To be successful, the content will have to be scalable. Which output format will finally prevail is open for discussion. We’ll need to wait a while to find out.
Whether content will be HTML5, SVG, PDF, Flash, or something else entirely, I don’t know. But it will be created in Illustrator, that I’m sure.
Illustrator has evolved immensely in the last 25 years. And today, it is poised to transform the world’s content, yet again: one path at a time.
It's probably true, but I can't be sure; Apollo 11 had a 2.048 MHz CPU.
This must be one of the fastest ways to Learn Illustrator!
Illustrator provides many tools for creating and manipulating your artwork. These galleries provide a quick visual overview for each tool. Links below the tool take you to the nearest topic about using the particular tool, in case you want to read further.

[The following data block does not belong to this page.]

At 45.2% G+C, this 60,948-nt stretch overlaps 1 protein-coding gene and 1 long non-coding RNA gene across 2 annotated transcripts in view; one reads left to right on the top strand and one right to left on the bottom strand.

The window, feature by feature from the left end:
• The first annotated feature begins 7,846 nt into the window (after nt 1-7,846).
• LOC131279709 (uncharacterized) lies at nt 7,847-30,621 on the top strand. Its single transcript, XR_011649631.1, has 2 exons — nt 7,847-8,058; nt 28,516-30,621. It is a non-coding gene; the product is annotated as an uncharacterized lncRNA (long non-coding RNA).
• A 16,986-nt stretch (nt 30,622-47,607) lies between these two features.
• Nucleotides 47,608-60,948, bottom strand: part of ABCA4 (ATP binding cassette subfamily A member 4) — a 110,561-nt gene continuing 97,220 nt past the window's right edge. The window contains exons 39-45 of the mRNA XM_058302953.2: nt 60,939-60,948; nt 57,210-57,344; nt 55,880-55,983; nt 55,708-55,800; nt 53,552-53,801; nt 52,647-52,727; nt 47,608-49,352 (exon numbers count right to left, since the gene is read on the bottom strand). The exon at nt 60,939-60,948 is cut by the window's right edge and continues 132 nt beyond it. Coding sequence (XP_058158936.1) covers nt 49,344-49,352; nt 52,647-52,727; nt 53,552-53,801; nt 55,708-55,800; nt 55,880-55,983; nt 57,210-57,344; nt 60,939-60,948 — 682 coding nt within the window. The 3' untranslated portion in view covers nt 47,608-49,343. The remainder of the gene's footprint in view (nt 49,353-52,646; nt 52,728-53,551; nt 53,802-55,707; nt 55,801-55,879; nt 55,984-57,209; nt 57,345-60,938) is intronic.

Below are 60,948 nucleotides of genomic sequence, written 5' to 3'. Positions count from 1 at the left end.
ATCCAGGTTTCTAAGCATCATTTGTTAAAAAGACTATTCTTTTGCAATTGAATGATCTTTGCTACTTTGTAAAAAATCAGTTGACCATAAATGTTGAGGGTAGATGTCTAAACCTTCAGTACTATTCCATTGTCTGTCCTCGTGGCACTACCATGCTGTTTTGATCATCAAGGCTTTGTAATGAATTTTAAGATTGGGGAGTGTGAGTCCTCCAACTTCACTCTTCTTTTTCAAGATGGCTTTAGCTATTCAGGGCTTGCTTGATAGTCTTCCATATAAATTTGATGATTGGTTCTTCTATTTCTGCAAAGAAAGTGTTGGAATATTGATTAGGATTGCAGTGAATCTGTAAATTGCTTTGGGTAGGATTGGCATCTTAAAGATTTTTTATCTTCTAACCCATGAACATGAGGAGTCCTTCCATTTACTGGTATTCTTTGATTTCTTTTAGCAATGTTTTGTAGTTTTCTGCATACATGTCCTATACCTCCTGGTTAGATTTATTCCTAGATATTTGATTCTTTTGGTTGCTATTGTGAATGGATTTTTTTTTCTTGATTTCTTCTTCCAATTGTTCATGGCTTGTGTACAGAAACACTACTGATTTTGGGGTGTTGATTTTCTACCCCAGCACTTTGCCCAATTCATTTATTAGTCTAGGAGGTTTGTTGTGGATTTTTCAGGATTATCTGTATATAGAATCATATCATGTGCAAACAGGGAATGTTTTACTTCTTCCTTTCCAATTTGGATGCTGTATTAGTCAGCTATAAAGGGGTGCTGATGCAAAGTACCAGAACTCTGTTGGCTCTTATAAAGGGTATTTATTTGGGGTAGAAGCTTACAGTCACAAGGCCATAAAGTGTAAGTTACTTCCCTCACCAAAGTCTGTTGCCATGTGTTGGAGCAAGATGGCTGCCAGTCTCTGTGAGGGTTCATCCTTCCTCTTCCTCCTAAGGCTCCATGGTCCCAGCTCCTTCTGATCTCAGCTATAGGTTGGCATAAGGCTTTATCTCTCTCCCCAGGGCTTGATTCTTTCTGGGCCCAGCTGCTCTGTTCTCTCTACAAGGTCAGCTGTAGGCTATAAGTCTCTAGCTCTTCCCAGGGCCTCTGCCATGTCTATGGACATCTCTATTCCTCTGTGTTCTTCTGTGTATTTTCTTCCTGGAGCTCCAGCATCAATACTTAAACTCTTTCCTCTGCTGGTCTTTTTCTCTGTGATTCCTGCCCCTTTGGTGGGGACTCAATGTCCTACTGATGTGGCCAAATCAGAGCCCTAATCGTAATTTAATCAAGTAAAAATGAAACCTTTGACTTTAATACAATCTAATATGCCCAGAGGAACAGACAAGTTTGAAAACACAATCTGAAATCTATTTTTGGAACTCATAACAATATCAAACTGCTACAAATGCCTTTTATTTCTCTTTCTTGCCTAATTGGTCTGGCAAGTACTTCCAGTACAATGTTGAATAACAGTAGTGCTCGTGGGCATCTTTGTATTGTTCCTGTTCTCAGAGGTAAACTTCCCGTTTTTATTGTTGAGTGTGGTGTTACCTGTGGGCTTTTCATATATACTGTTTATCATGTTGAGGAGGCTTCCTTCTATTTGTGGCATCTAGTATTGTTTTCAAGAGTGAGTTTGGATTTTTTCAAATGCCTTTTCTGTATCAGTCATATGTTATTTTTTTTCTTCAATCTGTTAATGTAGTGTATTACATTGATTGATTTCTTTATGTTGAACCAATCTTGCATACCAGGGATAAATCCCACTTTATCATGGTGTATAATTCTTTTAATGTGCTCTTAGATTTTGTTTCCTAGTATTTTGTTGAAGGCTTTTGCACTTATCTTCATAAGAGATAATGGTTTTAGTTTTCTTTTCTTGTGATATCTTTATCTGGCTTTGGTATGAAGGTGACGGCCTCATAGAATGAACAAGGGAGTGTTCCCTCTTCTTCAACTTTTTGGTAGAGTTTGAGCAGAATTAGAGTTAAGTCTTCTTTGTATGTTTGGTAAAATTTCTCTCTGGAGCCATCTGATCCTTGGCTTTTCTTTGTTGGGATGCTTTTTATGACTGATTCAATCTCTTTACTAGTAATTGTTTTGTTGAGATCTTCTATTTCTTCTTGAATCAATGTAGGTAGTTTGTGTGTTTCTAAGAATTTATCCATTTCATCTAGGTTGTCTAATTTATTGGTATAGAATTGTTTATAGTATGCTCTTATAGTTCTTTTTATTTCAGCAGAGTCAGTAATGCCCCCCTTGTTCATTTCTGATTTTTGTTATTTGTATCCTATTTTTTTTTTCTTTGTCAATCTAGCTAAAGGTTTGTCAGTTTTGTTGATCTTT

For example, the Drawing Tool Gallery explains the Pen tool. Links below the tool take you to the nearest topic about using the particular tool, in case you want to read further.
See the following tool galleries for a quick look at the tools and how to use them.
- Selection tool gallery
- Drawing tool gallery
- Type tool gallery
- Painting tool gallery
- Reshaping tool gallery
- Symbolism tool gallery
- Graph tool gallery
- Slicing and cutting tool gallery
- Moving and zooming tool gallery
Every craftsman needs the right tool for the job. Illustrator has so many that sometimes I get confused, and just can’t find the tool I’m looking for. The following image is a life saver when it comes to quickly locating the right tool.
The above graphic is an extract from the Tools Panel overview from the Adobe Illustrator online help.